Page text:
Data support disruption theory
There’s been quite a bit of buzz in the education world as of late about disruption theory – the idea that online and blended learning will move on from being novelties and eventually replace their competitors. According to a new survey, there’s data to support this theory as online and blended learning grow in popularity.
Using the state of California as a case study, education researchers from the California Learning Resource Network have found that 46 percent of respondents had students who participated in online or blended learning. In addition, 73 percent of unified and high school districts and charters said that they used this new approach to education.
The study also reported significant growth among online and blended learning populations across the country as a whole last year – an 18 percent increase between 2012 and 2013, to be exact. What do all these data mean? Blended learning is, in fact, a disruptive innovation.
In general, disruptive innovations begin at the bottom of the market, allowing an entirely new population of consumers (in this case, students) to access a product or service that was otherwise only available to those with significant amounts of money or skill. Disruptive innovations are typically simpler and more convenient, thereby completely transforming a sector, according to the Clayton Christensen Institute for Disruptive Learning.
In the case of the education sector, that disruptive innovation appears to be blended learning. In this hybrid classroom model, students spend part of their time participating in face-to-face interactions with their teachers, and another portion of their day using computers to receive online instruction through various programs, like adaptive learning software.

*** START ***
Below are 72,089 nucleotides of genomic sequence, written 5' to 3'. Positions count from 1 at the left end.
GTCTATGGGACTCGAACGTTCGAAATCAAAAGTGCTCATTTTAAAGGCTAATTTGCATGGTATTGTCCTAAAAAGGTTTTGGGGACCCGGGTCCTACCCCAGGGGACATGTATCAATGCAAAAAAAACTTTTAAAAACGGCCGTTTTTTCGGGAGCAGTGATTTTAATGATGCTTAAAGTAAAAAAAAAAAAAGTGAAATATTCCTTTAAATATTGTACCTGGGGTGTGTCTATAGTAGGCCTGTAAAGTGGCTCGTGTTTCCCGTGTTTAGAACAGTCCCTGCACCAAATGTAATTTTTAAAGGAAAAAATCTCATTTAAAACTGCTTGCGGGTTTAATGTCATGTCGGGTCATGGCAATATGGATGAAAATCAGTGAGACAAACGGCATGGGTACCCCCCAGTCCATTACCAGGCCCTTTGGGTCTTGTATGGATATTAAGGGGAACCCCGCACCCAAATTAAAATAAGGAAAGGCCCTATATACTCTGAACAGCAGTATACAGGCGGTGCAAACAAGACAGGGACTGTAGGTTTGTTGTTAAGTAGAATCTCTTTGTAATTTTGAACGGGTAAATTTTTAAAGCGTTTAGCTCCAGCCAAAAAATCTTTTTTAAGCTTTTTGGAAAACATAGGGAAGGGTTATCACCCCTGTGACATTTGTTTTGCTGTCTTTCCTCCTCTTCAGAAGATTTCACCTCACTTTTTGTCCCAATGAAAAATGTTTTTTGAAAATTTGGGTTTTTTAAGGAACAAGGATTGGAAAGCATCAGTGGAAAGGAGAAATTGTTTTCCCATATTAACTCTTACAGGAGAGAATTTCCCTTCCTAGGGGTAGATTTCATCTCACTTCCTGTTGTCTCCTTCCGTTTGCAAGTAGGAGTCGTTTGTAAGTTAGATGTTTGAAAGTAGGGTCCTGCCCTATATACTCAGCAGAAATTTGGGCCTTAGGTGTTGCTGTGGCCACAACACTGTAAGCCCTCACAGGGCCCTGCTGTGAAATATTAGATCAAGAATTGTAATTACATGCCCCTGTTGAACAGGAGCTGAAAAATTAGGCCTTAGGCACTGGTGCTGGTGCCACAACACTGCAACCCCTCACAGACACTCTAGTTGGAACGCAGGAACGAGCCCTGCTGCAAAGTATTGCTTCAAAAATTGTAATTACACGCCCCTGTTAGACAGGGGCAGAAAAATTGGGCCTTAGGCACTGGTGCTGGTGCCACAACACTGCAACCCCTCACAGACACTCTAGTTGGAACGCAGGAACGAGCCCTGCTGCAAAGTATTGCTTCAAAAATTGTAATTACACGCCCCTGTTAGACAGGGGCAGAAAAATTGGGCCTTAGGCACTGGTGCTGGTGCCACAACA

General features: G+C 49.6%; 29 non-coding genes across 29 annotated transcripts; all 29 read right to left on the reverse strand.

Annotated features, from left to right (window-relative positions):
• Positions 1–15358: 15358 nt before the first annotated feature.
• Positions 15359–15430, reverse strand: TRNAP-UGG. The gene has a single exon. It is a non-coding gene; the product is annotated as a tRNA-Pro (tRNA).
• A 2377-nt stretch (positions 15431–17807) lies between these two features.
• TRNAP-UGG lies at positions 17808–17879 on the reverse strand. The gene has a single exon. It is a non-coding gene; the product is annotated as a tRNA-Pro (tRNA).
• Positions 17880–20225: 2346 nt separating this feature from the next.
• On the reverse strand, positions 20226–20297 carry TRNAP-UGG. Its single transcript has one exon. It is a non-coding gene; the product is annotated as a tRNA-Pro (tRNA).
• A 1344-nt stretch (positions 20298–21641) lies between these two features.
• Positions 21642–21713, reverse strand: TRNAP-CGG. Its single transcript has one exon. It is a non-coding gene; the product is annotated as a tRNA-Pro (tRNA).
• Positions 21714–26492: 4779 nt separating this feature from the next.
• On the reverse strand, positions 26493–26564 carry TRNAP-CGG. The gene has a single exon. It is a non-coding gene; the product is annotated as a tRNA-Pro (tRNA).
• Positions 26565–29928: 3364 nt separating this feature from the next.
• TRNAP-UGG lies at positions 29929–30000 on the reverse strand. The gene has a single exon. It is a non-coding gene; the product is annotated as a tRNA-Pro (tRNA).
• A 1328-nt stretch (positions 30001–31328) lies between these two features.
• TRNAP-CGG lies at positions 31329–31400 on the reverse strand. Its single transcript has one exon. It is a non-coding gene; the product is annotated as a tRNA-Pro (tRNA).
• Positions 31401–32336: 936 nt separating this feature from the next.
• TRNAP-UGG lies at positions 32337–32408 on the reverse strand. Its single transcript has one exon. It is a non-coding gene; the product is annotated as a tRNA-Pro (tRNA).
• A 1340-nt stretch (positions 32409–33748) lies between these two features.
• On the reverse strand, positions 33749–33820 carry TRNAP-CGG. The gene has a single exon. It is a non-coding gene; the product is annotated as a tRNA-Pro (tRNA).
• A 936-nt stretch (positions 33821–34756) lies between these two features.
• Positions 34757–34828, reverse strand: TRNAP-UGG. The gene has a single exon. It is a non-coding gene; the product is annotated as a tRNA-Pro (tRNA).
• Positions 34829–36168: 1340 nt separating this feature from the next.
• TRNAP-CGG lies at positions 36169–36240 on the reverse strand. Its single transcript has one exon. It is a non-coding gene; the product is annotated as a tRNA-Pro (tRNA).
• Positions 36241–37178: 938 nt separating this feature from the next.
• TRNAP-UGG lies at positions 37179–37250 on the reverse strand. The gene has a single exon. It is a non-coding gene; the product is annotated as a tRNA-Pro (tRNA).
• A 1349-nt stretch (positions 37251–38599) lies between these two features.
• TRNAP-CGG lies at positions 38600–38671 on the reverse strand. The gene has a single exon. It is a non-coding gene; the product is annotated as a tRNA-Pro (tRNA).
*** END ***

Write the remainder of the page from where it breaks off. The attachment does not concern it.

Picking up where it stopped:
It’s an approach that has been embraced by a number of school districts across the nation. In California, Rocketship Education operates an entire network of charter schools that are dedicated to eliminating the achievement gap low-income students experience by using the blended learning model of instruction.
Students spend part of each day on computers in learning labs, which frees up time for teachers to focus on the academic needs of individual students. Rocketship has seen incredible results: 82 percent of its students obtained a proficient or advanced score on the math portion of the California Standards Test, which is on-par with the most affluent school districts in the state. The is a clear example of a shrinking achievement gap.
Rocketship is looking to expand its offerings to other states, like Indiana, which may speak to the growing popularity of the blended learning approach to education. Whether blended learning completely takes over the education market remains to be seen.
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